|May 1975 Shippensburg State College|
Has anything like this ever happened in your days
or in the days of your ancestors?
Tell it to your children,
and let your children tell it to their children,
and their children to the next generation.
We have all seen the TV dad thoughtfully leaning back with his arms crossed behind his head, his eyes closed, remembering—and his kids scurrying to get away before he launches into a long, drawn-out tale from his past. However, sharing our stories is important. When we tell our stories we pass on faith, values, courage, love, respect, and so much more.
My child, pay attention to my words. Open your ears to what
I say. Do not lose sight of these things. Keep them deep within your heart because
they are life to those who find them.
I remember one story in particular that my dad told me many times. Daddy was in the army during the Korean Conflict and qualified for the GI Bill, funds granted by the government to veterans for college. However, when he got home from Japan, he had to immediately start providing for my mom and me, so he went to work, thinking he would attend college later.
Daddy never did get to college. He often talked to me about wanting to be a teacher and regretted that he hadn’t taken advantage of his GI Bill. My desire to go to college grew from the seeds of his regret.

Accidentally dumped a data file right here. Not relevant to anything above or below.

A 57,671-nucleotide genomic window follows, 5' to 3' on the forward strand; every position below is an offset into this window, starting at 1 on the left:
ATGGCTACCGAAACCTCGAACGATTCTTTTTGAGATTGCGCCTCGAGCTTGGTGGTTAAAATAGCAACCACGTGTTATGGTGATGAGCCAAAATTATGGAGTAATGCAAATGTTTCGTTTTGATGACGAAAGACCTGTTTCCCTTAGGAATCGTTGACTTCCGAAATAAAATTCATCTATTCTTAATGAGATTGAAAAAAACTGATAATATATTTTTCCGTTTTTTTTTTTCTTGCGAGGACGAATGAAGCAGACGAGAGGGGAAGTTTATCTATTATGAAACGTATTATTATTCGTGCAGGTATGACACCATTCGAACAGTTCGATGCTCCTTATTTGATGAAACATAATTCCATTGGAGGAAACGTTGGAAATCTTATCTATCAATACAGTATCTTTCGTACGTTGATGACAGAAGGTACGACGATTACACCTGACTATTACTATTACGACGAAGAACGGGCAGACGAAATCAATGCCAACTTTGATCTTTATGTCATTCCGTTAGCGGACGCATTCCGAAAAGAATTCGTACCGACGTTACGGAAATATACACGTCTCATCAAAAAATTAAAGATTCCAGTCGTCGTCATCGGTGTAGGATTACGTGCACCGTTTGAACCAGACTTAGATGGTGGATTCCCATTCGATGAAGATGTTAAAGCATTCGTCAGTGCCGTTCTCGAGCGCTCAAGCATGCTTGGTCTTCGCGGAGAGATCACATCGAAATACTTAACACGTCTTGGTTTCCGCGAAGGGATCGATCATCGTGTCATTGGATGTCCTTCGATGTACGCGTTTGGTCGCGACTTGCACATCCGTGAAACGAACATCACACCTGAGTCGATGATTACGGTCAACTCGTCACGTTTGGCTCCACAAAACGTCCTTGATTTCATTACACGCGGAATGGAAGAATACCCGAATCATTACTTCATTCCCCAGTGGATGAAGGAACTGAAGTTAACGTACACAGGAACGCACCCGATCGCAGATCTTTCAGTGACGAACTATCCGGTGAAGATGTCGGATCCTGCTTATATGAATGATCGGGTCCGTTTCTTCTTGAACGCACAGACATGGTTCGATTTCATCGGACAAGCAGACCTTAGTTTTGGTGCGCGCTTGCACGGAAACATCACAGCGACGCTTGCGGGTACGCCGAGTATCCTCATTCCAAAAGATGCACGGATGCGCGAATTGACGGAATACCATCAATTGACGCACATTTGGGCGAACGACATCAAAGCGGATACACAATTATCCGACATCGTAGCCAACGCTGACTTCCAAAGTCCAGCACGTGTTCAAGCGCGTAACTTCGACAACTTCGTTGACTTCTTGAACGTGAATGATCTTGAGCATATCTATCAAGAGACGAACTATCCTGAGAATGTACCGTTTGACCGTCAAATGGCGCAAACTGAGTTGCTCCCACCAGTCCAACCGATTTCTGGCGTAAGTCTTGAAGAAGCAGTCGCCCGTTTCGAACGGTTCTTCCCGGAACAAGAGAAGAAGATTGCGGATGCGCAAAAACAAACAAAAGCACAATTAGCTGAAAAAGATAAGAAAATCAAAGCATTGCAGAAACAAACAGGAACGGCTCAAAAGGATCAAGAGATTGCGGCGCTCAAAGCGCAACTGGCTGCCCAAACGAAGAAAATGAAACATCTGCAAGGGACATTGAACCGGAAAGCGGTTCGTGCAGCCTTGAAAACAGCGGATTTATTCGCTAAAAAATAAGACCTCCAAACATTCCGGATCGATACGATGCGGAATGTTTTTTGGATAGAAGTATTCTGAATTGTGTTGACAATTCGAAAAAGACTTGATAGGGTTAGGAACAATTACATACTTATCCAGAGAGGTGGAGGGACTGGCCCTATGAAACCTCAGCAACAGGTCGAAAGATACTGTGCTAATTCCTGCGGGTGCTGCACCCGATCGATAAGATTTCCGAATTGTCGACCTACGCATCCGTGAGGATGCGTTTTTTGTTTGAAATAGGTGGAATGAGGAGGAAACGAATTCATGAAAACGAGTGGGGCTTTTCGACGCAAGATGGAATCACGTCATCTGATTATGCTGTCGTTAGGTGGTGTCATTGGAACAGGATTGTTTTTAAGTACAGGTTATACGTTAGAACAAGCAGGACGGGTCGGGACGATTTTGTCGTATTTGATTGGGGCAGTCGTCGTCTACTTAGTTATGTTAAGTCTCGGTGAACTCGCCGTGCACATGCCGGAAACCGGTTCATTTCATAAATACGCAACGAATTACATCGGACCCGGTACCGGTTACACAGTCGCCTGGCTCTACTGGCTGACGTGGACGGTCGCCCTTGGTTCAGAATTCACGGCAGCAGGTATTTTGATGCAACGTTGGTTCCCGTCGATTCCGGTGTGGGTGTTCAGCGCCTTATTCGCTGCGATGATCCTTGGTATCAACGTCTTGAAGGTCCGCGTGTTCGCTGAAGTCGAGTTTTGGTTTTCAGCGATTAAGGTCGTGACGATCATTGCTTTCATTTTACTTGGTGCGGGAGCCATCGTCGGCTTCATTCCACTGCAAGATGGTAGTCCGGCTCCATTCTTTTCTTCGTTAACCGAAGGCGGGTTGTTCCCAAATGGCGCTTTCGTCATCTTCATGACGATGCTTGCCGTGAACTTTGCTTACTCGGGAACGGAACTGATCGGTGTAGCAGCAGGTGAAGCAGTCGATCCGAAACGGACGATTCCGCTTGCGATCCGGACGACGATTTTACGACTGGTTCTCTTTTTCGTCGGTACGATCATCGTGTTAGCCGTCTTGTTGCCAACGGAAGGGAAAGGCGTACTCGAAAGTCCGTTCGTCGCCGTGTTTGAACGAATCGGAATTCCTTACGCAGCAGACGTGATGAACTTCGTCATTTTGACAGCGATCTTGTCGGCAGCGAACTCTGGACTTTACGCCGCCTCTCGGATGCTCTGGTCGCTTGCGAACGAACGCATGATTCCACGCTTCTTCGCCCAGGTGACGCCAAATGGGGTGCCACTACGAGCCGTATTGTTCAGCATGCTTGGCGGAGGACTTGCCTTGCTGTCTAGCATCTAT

When I enrolled at Shippensburg University, I thought I would like to teach, like Daddy had always wanted to do. During my junior year, as part of my education courses, I was required to pre-student teach. I was assigned seventh grade English at Shippensburg Junior High School. I can still feel my blood pressure rising, my palms getting sweaty and my stomach knotting up when I think about that semester.
It was horrid. The kids were totally disrespectful and I had no idea how to earn that respect. I recall distinctly longing for lunch so I could escape to the teachers’ lounge. How could my dad wish for a career in this profession? To me it would be torture!
One especially exasperating day I was trying, and not succeeding, in quieting the kids so that we could begin class. A curly haired boy who was well liked among his classmates came up to my desk and volunteered to get their attention. I told him to go ahead and try. He simply shouted “Hey! Listen up! Let’s give the lady our attention.” Then he turned to me and smiled. I could have kissed him.
At the end of that semester, I knew that, no matter how much I loved Daddy, I couldn’t handle a classroom day after day. Although I wanted to fulfill his dream, and become the teacher he never got the opportunity to be, I withdrew from college at the end of my junior year. Daddy never criticized me or berated my decision.
During the summer, I decided I still wanted to get a college degree, but not in education. I switched from a Bachelor of Science in Secondary Education to a Bachelor of Arts in English. I spent my entire senior year cramming in literature courses and writing papers. I loved it!
Daddy came to my graduation, his pride in my achievement undiminished, despite my lack of a teaching certificate. The afternoon I received my degree, I truly felt it was my father’s big day, as well as my own.